The Dangers of Leaders Who Don’t Understand the Principle of Choice

A 4D lottery outlet. People from all walks of life look forward to buying lottery tickets either during the weekend or on special draw days during the week.

The recent ban by Kedah Menteri Besar Muhammad Sanusi on 4D lottery outlets in the state must have come as a shock for many people but for some it may not have been a shocker after all based on the PAS man’s notoriety in the last two years.

From his temple trampling acts and description of Indians as alcoholics, a vindictive move against a woman who exposed his rule-breaking feat during the Movement Control Order (MCO) period, his brickbats with Penang and threats on cutting water supply to the state to describing it as “sin city”, his latest move cannot be seen as characteristically alien. It just sums up the kind of erratic moves the MB has become infamous for.

An interesting revelation of his mindset came from an emotional Sanusi himself at Wednesday’s Kedah state assembly. He gave his reason for the ban on gaming activities: “I have decided to no longer issue licenses for gambling in the state as a way of showing my gratitude to Allah for the blessings he has given.”

File photo of Kedah Menteri Besar Muhammad Sanusi

He said it was one way to obey the command of God and express gratitude for the blessings the state has been enjoying including higher amount of investments since he became the MB.

Somewhere along this view offered of his route of thought process, someone bigger than Sanusi must point out to him that he may be starting a very dangerous trend in the business of administering a state.

It is never wrong to be grateful and praise the Almighty for His kind blessings but to connect that gratitude and the act of shutting down a business that has been on going well for years, as part of an equation to get more blessings, is deeply disturbing.

What if more leaders end up attributing their arbitrary decisions on state matters that involve a multi-racial, multi-cultural population to some divine blessings or lack of it.

These may all still be mild but there is no saying when even more potentially dangerous and divisive decisions would be made from a set mind that practically has no space for input or feedback from the general public – the very people who vote in the representatives to run their state from a state of clear-thinking, exemplary leadership, fairness and some fair amount of intelligence.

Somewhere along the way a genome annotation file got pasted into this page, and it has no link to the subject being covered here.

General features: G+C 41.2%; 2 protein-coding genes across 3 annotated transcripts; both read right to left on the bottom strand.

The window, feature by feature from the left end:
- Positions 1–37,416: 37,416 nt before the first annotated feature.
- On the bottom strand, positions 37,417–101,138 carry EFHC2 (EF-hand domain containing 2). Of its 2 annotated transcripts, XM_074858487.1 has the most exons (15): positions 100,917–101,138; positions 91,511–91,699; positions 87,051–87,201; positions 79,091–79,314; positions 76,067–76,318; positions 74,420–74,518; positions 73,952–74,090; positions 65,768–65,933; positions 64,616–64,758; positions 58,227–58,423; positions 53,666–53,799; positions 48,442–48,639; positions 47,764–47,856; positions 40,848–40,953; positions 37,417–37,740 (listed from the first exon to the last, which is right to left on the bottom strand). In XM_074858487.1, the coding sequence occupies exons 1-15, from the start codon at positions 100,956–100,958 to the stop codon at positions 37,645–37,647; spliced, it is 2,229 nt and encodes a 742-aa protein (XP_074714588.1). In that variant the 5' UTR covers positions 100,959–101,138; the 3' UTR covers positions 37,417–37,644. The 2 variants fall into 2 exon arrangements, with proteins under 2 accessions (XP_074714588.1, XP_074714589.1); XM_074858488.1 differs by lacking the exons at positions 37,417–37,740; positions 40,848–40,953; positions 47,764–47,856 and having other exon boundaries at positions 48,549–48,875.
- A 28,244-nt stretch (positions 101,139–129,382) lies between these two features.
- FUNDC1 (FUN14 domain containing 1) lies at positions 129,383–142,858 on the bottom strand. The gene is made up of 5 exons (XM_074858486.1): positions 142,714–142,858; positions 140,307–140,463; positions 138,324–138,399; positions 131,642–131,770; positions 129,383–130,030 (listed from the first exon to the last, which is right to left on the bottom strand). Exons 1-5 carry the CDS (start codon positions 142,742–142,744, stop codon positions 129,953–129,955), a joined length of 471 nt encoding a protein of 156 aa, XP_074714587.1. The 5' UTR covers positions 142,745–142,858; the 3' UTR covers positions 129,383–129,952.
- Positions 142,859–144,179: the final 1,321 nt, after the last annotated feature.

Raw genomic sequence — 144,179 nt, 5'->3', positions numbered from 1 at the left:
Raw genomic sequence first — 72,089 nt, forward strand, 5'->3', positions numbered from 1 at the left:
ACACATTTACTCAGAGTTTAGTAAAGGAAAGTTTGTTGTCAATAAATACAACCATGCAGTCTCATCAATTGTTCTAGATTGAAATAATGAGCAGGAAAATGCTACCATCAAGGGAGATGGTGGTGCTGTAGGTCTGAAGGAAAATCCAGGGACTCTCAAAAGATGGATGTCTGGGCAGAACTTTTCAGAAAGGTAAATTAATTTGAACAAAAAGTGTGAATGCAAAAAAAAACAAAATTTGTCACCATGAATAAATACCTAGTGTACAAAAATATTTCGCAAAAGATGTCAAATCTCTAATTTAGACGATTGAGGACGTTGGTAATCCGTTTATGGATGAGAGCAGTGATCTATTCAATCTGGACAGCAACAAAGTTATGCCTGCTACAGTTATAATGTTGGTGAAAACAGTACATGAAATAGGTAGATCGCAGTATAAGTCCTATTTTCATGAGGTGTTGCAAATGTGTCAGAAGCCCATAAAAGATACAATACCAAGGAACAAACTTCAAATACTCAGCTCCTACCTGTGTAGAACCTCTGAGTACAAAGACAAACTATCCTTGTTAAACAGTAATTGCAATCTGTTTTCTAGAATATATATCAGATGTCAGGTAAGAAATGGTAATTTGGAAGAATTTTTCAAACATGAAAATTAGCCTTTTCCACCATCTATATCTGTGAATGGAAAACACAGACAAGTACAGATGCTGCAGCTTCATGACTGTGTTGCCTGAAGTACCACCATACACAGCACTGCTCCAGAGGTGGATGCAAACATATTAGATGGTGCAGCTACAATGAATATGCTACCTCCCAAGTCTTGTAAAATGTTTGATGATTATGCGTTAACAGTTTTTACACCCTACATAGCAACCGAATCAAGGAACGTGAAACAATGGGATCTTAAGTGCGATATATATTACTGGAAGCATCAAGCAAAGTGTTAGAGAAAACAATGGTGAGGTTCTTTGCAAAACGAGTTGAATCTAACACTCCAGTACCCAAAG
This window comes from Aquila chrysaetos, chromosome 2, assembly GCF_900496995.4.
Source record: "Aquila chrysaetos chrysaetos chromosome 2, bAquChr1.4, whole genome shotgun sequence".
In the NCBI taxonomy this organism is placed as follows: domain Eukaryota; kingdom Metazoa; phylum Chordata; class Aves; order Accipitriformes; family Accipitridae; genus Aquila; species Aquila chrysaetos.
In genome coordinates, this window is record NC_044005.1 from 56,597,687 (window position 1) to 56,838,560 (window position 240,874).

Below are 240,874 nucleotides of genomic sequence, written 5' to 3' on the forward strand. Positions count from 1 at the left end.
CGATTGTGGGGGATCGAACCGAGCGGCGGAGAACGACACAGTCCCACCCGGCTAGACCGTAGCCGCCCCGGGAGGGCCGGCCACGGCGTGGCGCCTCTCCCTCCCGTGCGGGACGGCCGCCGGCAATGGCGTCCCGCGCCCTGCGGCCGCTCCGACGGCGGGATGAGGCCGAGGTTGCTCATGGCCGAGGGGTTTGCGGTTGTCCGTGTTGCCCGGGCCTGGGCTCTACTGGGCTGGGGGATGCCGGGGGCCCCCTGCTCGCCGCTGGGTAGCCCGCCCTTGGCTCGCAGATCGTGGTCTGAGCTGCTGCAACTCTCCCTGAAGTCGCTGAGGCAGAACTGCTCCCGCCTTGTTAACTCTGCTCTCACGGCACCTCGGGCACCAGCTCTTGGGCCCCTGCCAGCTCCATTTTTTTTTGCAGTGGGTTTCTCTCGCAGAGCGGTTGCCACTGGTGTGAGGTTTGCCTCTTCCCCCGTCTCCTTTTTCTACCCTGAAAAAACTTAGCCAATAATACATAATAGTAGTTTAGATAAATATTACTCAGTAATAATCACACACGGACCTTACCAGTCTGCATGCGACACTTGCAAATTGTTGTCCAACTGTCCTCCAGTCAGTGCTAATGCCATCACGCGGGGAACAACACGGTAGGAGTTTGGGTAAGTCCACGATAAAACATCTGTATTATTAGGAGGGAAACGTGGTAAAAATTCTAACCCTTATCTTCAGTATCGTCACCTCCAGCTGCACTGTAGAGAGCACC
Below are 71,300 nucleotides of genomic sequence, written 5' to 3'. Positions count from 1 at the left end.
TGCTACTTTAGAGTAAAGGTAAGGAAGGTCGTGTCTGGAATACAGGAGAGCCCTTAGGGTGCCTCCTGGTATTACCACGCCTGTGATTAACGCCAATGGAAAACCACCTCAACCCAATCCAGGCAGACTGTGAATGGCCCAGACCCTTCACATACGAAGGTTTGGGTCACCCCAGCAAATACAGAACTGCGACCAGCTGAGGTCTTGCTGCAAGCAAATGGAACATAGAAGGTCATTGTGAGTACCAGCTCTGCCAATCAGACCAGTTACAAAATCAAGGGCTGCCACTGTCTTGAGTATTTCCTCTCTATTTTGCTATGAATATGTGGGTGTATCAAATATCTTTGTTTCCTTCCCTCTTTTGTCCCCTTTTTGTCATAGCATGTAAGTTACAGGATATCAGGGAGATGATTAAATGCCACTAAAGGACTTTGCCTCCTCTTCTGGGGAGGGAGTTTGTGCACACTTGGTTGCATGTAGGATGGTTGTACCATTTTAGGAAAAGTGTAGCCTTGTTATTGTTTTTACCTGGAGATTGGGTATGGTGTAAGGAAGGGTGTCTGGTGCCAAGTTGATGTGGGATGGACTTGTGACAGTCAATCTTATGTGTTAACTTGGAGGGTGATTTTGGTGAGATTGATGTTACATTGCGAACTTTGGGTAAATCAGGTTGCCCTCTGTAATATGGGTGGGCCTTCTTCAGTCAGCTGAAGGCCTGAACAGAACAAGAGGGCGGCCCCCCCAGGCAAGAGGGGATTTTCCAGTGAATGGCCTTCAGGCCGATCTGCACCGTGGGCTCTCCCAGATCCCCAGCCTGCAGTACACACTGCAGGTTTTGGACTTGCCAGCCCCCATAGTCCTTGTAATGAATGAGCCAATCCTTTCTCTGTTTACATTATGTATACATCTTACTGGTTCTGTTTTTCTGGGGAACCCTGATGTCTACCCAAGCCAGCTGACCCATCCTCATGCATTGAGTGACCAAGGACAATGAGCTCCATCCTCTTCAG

In the case of Sanusi, what is more worrying is that no one, with the capacity to put a full stop to the MB’s actions, has made any attempt to stop him in his tracks.  

An urgent reality check is needed with some of the leaders in the country who are calling or making decisions for people on matters that involve their personal liberties. People must have choice in some matters. For non-Muslims, buying a one-ringgit lottery ticket in the state they live in is one of them. Telling them to go to another state to purchase these tickets is not an option. It is a blatant show off of power.

Sanusi is right about one thing. It is not in Islam alone that drinking or gambling is forbidden. All religions advocate healthy living and a control on habits such as excessive alcohol intake, gambling, use of mind-altering substances that could harm or compromise a human body’s mental and physical capacities.  

So why are so many people and groups protesting the decision of Sanusi to ban gambling in Kedah?  

Firstly, it is highly disrespectful of the right of the people, specifically non-Muslims, to choose how they wish to live. If they spend RM10 every Saturday trying their luck with lottery tickets, it is their business and personal choice. Taking away that choice will not see any blessings from them. The move also insults the regular lottery shop patrons’ capacity to moderate their habits.

Secondly, the ban is a religious imposition on those who do not subscribe to Islam.

Most importantly, the existence of lottery shops in the state does not take away the choice or religious commitment of Muslims to not gamble.

AS Mani

The views expressed here are that of the writer’s and does not necessarily reflect that of Weekly Echo’s.